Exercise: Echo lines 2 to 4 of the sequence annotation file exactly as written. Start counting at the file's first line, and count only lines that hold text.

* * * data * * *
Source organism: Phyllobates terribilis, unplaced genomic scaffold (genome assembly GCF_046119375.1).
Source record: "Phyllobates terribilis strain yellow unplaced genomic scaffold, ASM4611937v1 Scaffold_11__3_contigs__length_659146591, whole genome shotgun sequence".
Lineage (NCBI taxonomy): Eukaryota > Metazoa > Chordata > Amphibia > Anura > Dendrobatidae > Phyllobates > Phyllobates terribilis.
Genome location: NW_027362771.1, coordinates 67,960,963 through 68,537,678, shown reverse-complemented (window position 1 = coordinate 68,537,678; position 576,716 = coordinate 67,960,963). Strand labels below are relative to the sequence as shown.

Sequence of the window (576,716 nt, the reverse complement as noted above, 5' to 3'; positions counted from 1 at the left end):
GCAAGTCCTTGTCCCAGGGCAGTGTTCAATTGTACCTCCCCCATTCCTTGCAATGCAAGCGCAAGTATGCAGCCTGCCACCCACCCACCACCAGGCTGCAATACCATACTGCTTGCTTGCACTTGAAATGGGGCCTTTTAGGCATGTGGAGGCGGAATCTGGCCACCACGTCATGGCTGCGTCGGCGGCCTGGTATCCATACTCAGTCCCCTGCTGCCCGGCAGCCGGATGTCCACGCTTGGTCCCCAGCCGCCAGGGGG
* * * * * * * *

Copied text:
Source record: "Phyllobates terribilis strain yellow unplaced genomic scaffold, ASM4611937v1 Scaffold_11__3_contigs__length_659146591, whole genome shotgun sequence".
Lineage (NCBI taxonomy): Eukaryota > Metazoa > Chordata > Amphibia > Anura > Dendrobatidae > Phyllobates > Phyllobates terribilis.
Genome location: NW_027362771.1, coordinates 67,960,963 through 68,537,678, shown reverse-complemented (window position 1 = coordinate 68,537,678; position 576,716 = coordinate 67,960,963). Strand labels below are relative to the sequence as shown.